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My Body, My Capital?

LONDON -- In the 1960’s, feminists coined the slogan, “Our bodies, our selves.” But that liberating sentiment has recently undergone an ironic twist. As an anonymous American woman, justifying her decision to undergo cosmetic surgery, put it, “All we have in life is ourselves, and what we can put out there every day for the world to see… Me is all I got.”

The French commentator Hervé Juvin extolled this new attitude towards the body in his 2005 surprise bestseller, L’avènement du corps (The Coming of the Body) . Plastic surgery, the implantation of biochips, piercings – all emblazon the belief that our bodies are our unique property. At the same time, Juvin asserts, because everyone has a body, property has suddenly become democratized.

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We appear to live in a time that has witnessed the absolute failure of the grand Enlightenment dreams of linear progress, universal peace, and equality between rich and poor. Together with widespread hostility to organized religion, manifested in such hugely popular books as Richard Dawkins’s The God Delusion , disappointment with social ideals means that we turn inward. In the absence of a belief in eternal life, everything becomes invested in this life, this body.

Long life is our desire, eternal youth our supposed right, and the myth of the body without origin or limits our new religion. That might be why governments are so widely seen to have a positive duty to promote stem cell research and other forms of medical progress. Biotechnology industries flourish, with state sanction and support, because they add extra value to the body, the object of supreme worth to us.

Indeed, the infinite renewal of the body isn’t confined to superficial repairs through cosmetic surgery. External substitutes for organic structures can be surgically implanted, breaking down the barrier between the body and the outside world. At the same time, tissue removed from the body enters into commerce and trade as a commodity like any other, in the form of stem cell lines, human eggs, and other “products.”

The American law professor James Boyle believes that we can grasp the way in which the body has become an object of trade by likening it to the historical process of enclosure. In eighteenth-century Britain, land, which was previously a public resource, was “enclosed” by private owners. Freed of feudal-style legal restrictions on transfer of ownership and of traditional rights held by commoners who used communal land to pasture their animals, landholdings could now be sold to raise capital, which helped to finance the industrial revolution.

In modern biotechnology, Boyle thinks, things previously outside the market-once thought to be impossible to commodify-are becoming routinely privatized. One in five human genes is now patented, even though the human genome might be thought to be our common heritage. And although Boyle doesn’t mention this latest development, umbilical cord blood, taken in the final stage of labor, is now banked by profit-making firms as a potential – though unlikely – source of stem cells for the baby.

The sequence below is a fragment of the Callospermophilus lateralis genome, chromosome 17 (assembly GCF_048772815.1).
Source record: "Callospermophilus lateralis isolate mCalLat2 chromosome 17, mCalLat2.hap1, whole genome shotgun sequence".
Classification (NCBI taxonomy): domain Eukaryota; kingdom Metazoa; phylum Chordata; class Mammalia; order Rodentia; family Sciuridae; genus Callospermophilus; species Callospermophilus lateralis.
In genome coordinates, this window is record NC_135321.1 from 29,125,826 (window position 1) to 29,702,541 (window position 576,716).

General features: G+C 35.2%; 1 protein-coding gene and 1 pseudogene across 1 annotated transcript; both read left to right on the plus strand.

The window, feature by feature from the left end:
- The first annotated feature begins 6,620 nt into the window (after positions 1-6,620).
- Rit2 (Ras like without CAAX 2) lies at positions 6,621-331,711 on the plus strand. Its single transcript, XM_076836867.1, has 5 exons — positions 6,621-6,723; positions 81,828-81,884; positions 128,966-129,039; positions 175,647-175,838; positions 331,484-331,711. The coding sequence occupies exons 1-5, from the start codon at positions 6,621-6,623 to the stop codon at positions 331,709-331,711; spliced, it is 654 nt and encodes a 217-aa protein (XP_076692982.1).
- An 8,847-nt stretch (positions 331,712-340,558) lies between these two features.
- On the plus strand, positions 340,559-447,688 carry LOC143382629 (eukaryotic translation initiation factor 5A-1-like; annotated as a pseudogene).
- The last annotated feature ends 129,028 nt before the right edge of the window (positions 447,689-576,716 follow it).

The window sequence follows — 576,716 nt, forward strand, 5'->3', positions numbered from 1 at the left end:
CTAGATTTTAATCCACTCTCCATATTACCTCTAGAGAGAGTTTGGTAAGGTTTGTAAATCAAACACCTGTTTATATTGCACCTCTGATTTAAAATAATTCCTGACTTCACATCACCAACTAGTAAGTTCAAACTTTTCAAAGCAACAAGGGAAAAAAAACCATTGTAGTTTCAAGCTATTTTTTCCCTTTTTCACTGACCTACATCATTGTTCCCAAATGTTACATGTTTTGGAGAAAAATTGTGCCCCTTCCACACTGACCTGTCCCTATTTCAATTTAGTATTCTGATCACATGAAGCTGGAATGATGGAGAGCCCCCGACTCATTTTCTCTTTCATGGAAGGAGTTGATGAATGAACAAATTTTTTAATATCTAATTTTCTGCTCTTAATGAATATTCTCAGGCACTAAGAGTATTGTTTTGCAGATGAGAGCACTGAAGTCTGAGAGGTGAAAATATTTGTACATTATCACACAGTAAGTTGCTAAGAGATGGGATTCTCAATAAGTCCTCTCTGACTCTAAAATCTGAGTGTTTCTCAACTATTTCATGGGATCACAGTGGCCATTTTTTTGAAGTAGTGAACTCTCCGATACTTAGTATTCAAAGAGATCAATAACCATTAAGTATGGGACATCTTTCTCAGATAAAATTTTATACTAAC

In biomedicine, a series of legal cases have generated powerful momentum toward the transfer of rights over the body and its component parts from the individual “owner” to corporations and research institutions. So the body has entered the market, becoming capital, just as land did, though not everyone benefits, any more than the dispossessed commoners grew wealthy during the agricultural enclosures.

Most people are shocked when they learn that one-fifth of the human genome has been patented, mostly by private firms. But why be so surprised? After all, female bodies have been subject to various forms of property-holding over many centuries and in many societies.

Women’s bodies are used to sell everything from cars to pop music, of course. But female tissue has been objectified and commodified in much more profound ways, in legal systems from Athens onwards. While men were also made into objects of ownership and trade, as slaves, in general women were much more likely to be treated as commodities in non-slave-owning systems. Once a woman had given her initial consent to the marriage “contract,” she had no right to retract her consent to sexual relations – ever.

There are clear parallels between that situation and the way in which the common law has offered little redress to patients who have tried to claim property rights in tissue taken from them, or to activists seeking to limit the powers of Big Biotech over human genetic patents. All bodies are assumed to be “open access” now, just as women’s have always been.

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But the assault on freedom is perceived as such only when it begins to apply to men. It took a long time for people to notice that women’s eggs were required in large quantities for stem cell technologies: a phenomenon I call “the lady vanishes.” The stem cell debates often seem to be premised on the assumption that only the status of the embryo matters. Many people are still unaware that women’s eggs are a crucial part of “therapeutic cloning.” By contrast, genetic patenting, which affects both sexes, has (rightly) generated a huge scholarly literature and a very vigorous popular debate. Just a coincidence?

The new enclosures of the genetic commons or of body tissue threaten to extend the objectification and commodification of the body to both sexes. Everyone has a female body now, or, more properly, a feminized body. Rather than holding an investment in our bodies, we’re all at risk of becoming capital: my body, but somebody else’s capital.